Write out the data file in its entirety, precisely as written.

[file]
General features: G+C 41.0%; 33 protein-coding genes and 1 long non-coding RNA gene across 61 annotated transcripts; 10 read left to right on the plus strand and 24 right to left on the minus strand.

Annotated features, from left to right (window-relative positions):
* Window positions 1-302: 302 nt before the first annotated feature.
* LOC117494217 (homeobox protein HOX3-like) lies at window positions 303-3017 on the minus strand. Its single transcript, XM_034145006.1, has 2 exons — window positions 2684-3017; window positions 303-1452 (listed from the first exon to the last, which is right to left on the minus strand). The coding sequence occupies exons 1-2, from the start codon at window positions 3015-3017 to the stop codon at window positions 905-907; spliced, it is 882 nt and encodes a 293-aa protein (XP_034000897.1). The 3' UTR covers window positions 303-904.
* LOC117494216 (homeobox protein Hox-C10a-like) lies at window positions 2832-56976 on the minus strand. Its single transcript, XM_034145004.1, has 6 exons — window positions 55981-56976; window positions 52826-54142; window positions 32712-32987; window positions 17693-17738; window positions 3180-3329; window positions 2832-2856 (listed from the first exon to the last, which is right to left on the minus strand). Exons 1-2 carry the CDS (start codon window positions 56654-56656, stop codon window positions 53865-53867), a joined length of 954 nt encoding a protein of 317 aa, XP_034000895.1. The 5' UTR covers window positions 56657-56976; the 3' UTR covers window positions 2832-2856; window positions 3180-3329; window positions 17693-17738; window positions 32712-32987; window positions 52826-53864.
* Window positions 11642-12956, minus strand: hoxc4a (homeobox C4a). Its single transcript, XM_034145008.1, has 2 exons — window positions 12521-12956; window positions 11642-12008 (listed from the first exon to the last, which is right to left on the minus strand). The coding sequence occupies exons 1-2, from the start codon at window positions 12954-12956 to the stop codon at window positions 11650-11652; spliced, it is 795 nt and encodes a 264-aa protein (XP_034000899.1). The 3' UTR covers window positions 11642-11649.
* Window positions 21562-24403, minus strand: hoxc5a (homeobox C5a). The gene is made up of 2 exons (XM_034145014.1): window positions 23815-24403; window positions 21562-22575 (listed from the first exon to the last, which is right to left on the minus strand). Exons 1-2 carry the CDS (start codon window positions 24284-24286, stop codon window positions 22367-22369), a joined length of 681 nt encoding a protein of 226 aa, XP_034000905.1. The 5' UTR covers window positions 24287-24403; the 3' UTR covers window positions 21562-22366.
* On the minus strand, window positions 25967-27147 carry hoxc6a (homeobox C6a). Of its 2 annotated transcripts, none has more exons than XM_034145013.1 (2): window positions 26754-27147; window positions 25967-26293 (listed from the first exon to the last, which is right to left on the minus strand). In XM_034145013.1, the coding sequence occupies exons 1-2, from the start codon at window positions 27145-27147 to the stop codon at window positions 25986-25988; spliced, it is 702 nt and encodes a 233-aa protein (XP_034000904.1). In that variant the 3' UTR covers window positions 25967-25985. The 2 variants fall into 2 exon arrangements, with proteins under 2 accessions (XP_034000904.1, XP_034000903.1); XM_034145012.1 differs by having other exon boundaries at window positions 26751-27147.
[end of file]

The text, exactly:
General features: G+C 41.0%; 33 protein-coding genes and 1 long non-coding RNA gene across 61 annotated transcripts; 10 read left to right on the plus strand and 24 right to left on the minus strand.

Annotated features, from left to right (window-relative positions):
* Window positions 1-302: 302 nt before the first annotated feature.
* LOC117494217 (homeobox protein HOX3-like) lies at window positions 303-3017 on the minus strand. Its single transcript, XM_034145006.1, has 2 exons — window positions 2684-3017; window positions 303-1452 (listed from the first exon to the last, which is right to left on the minus strand). The coding sequence occupies exons 1-2, from the start codon at window positions 3015-3017 to the stop codon at window positions 905-907; spliced, it is 882 nt and encodes a 293-aa protein (XP_034000897.1). The 3' UTR covers window positions 303-904.
* LOC117494216 (homeobox protein Hox-C10a-like) lies at window positions 2832-56976 on the minus strand. Its single transcript, XM_034145004.1, has 6 exons — window positions 55981-56976; window positions 52826-54142; window positions 32712-32987; window positions 17693-17738; window positions 3180-3329; window positions 2832-2856 (listed from the first exon to the last, which is right to left on the minus strand). Exons 1-2 carry the CDS (start codon window positions 56654-56656, stop codon window positions 53865-53867), a joined length of 954 nt encoding a protein of 317 aa, XP_034000895.1. The 5' UTR covers window positions 56657-56976; the 3' UTR covers window positions 2832-2856; window positions 3180-3329; window positions 17693-17738; window positions 32712-32987; window positions 52826-53864.
* Window positions 11642-12956, minus strand: hoxc4a (homeobox C4a). Its single transcript, XM_034145008.1, has 2 exons — window positions 12521-12956; window positions 11642-12008 (listed from the first exon to the last, which is right to left on the minus strand). The coding sequence occupies exons 1-2, from the start codon at window positions 12954-12956 to the stop codon at window positions 11650-11652; spliced, it is 795 nt and encodes a 264-aa protein (XP_034000899.1). The 3' UTR covers window positions 11642-11649.
* Window positions 21562-24403, minus strand: hoxc5a (homeobox C5a). The gene is made up of 2 exons (XM_034145014.1): window positions 23815-24403; window positions 21562-22575 (listed from the first exon to the last, which is right to left on the minus strand). Exons 1-2 carry the CDS (start codon window positions 24284-24286, stop codon window positions 22367-22369), a joined length of 681 nt encoding a protein of 226 aa, XP_034000905.1. The 5' UTR covers window positions 24287-24403; the 3' UTR covers window positions 21562-22366.
* On the minus strand, window positions 25967-27147 carry hoxc6a (homeobox C6a). Of its 2 annotated transcripts, none has more exons than XM_034145013.1 (2): window positions 26754-27147; window positions 25967-26293 (listed from the first exon to the last, which is right to left on the minus strand). In XM_034145013.1, the coding sequence occupies exons 1-2, from the start codon at window positions 27145-27147 to the stop codon at window positions 25986-25988; spliced, it is 702 nt and encodes a 233-aa protein (XP_034000904.1). In that variant the 3' UTR covers window positions 25967-25985. The 2 variants fall into 2 exon arrangements, with proteins under 2 accessions (XP_034000904.1, XP_034000903.1); XM_034145012.1 differs by having other exon boundaries at window positions 26751-27147.